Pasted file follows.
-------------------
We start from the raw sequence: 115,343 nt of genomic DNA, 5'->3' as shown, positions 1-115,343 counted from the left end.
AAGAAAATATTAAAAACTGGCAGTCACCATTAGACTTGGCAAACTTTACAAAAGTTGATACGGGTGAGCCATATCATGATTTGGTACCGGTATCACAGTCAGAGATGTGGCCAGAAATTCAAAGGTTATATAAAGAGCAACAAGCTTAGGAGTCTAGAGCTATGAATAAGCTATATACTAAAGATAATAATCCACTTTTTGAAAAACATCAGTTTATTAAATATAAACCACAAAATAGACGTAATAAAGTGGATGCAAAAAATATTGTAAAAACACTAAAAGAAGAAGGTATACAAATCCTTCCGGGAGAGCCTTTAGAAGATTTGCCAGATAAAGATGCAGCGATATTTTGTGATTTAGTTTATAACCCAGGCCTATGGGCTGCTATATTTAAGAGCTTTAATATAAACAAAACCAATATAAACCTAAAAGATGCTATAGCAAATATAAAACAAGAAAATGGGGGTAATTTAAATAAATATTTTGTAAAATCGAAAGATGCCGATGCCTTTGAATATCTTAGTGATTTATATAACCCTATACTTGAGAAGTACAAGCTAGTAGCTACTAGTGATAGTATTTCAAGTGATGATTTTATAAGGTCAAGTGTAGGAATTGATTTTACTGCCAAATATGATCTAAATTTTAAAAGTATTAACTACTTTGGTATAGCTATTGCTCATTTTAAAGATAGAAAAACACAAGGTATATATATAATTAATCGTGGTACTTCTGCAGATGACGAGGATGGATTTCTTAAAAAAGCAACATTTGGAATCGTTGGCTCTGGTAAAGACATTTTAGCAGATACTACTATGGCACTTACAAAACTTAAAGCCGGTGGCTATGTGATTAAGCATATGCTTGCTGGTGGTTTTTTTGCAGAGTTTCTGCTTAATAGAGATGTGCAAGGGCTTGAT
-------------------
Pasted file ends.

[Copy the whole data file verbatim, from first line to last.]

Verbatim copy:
We start from the raw sequence: 115,343 nt of genomic DNA, 5'->3' as shown, positions 1-115,343 counted from the left end.
AAGAAAATATTAAAAACTGGCAGTCACCATTAGACTTGGCAAACTTTACAAAAGTTGATACGGGTGAGCCATATCATGATTTGGTACCGGTATCACAGTCAGAGATGTGGCCAGAAATTCAAAGGTTATATAAAGAGCAACAAGCTTAGGAGTCTAGAGCTATGAATAAGCTATATACTAAAGATAATAATCCACTTTTTGAAAAACATCAGTTTATTAAATATAAACCACAAAATAGACGTAATAAAGTGGATGCAAAAAATATTGTAAAAACACTAAAAGAAGAAGGTATACAAATCCTTCCGGGAGAGCCTTTAGAAGATTTGCCAGATAAAGATGCAGCGATATTTTGTGATTTAGTTTATAACCCAGGCCTATGGGCTGCTATATTTAAGAGCTTTAATATAAACAAAACCAATATAAACCTAAAAGATGCTATAGCAAATATAAAACAAGAAAATGGGGGTAATTTAAATAAATATTTTGTAAAATCGAAAGATGCCGATGCCTTTGAATATCTTAGTGATTTATATAACCCTATACTTGAGAAGTACAAGCTAGTAGCTACTAGTGATAGTATTTCAAGTGATGATTTTATAAGGTCAAGTGTAGGAATTGATTTTACTGCCAAATATGATCTAAATTTTAAAAGTATTAACTACTTTGGTATAGCTATTGCTCATTTTAAAGATAGAAAAACACAAGGTATATATATAATTAATCGTGGTACTTCTGCAGATGACGAGGATGGATTTCTTAAAAAAGCAACATTTGGAATCGTTGGCTCTGGTAAAGACATTTTAGCAGATACTACTATGGCACTTACAAAACTTAAAGCCGGTGGCTATGTGATTAAGCATATGCTTGCTGGTGGTTTTTTTGCAGAGTTTCTGCTTAATAGAGATGTGCAAGGGCTTGAT